U.S. Debt Ceiling Concerns Spook World Markets With Default, Downgrade Both Possible

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WORLD STOCKS DEBT CEILING

LONDON (AP) -- Concerns that American lawmakers won't agree a deal to raise the U.S. debt ceiling in the next few days continued to reverberate around markets Friday, with stocks down again.

If Congress doesn't raise the debt ceiling -- the amount of debt the government can accumulate -- by Tuesday, the U.S. could be forced to default on at least some of its obligations.

While investors have been jittery about that prospect for weeks, the inability this week of Republicans to even manage to get their own party to agree on a plan has reinforced those fears with just days to go.

Even if they do come up with a deal in time, ratings agencies could still downgrade U.S. debt -- which would push borrowing costs up and make it more difficult for Congress to reduce the amount of money the government owes.

"Even if the debt ceiling deadline is met, the current proposals on the table and lack of bipartisan support for dealing with the deficit issues in a credible and timely fashion, suggest that the risks of a U.S. credit downgrade are quite high," said Robin Bahr, an analyst with Credit Agricole.

A U.S. downgrade or default would harm an already fragile global economy. There were signs Friday that the global recovery was losing steam: eurozone inflation unexpectedly dropped and economists are predicting that U.S. growth figures set to be released later in the day will be poor.

Oil has been pushed down by the slow growth as well, with the main New York contract trading another 79 cents a barrel lower at $96.65.

In Europe, the FTSE 100 index of leading British shares as down 0.9 percent at 5,820 while Germany's DAX fell 0.9 percent at 7,127. The CAC-40 in France was 1.2 percent lower at 3,667.

Wall Street was poised for a decline in the open -- Dow futures were down 0.5 percent at 12,129 while the Standard & Poor's 500 futures fell 0.5 percent at 1,290.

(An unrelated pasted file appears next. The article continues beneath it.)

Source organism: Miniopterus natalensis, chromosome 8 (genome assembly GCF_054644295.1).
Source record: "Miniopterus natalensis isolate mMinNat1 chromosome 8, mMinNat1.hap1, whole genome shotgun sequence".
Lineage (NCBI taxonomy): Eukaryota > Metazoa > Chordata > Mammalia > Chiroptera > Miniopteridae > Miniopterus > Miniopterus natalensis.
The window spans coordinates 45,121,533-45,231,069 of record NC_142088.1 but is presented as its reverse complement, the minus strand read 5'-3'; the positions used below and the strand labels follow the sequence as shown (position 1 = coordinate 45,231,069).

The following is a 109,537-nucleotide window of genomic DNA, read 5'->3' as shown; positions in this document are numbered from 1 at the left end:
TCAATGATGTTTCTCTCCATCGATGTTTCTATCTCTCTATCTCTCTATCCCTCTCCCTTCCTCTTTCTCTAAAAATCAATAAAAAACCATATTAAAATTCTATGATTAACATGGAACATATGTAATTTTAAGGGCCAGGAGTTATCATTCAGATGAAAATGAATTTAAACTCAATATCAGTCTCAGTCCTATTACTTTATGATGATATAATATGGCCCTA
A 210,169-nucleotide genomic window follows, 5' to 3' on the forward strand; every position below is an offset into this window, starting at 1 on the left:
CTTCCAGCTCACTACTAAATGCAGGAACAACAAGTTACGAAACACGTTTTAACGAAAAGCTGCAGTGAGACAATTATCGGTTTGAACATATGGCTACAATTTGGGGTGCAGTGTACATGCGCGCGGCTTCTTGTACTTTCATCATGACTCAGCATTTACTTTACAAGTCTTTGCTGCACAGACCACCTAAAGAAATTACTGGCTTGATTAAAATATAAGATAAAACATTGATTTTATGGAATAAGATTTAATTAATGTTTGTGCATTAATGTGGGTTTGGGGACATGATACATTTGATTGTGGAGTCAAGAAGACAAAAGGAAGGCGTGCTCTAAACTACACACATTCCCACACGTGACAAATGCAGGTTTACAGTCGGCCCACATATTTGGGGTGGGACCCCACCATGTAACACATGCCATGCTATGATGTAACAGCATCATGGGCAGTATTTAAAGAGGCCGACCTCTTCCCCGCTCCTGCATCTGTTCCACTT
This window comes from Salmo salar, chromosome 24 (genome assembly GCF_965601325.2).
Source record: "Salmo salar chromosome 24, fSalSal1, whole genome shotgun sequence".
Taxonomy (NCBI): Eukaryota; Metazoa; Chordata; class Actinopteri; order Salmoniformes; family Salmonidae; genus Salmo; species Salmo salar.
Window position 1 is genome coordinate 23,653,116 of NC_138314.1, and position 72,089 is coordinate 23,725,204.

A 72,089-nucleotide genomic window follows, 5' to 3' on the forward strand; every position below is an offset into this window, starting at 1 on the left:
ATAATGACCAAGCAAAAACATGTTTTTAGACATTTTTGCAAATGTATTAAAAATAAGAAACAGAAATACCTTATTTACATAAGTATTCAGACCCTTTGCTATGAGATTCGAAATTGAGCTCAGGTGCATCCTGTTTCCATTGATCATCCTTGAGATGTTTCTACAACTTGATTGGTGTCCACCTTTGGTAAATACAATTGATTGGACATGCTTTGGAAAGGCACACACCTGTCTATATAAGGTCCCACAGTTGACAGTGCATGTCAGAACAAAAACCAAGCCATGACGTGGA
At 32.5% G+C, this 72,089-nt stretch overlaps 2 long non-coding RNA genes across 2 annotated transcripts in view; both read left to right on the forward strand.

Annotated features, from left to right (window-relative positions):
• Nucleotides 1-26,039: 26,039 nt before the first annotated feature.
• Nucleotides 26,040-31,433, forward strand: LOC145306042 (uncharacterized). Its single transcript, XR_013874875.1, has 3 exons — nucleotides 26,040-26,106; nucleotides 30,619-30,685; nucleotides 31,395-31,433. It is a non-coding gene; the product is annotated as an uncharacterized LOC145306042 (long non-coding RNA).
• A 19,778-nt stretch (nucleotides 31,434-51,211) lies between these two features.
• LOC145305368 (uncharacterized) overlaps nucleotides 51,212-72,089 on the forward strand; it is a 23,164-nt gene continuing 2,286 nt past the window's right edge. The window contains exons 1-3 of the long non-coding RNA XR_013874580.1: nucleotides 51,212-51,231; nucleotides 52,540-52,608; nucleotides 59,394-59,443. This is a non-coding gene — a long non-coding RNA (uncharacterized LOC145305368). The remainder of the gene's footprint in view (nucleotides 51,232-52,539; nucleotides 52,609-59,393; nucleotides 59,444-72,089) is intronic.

The U.S. open though could well be impacted by the first estimate of economic growth in the second quarter. Economists are forecasting that the economy expanded at an annual rate of 1.7 percent, down from the previous quarter's 1.9 percent growth, amid weak consumer spending, dismal hiring and cuts in government spending.

While the main focus of concern this week has been on the debt debate in the U.S., there are mounting signs that last week's bailout deal for Greece hasn't been enough to assuage fears that bigger economies such as Spain and Italy will get sucked into the vortex of Europe's debt crisis.

Moody's warned Friday that the pressures on Spain have risen since the deal as it warned it could cut its Aa2 rating on the country in the next three months.

Though Moody's said a one-notch downgrade was the most likely outcome, investors are fretting that the uncertainty in Spain could get worsen in the coming months especially now that Prime Minister Jose Luis Rodriguez Zapatero has called early general elections for November.

Europe's debt problems are continuing to weigh on the euro even at a time when the dollar is being undermined by the U.S.'s own debt issues. By early afternoon London time, the euro was 0.5 percent lower at $1.4258.

Earlier in Asia, Japan's Nikkei 225 stock average closed down 0.7 percent at 9,833.03. Hong Kong's Hang Seng index lost 0.6 percent to 22,440.25 and China's Shanghai Composite Index shed 0.3 percent to 2,701.73.

South Korea's Kospi slid 1.1 percent to 2,133.21. Australia and Bombay also declined while Singapore gained 0.1 percent.

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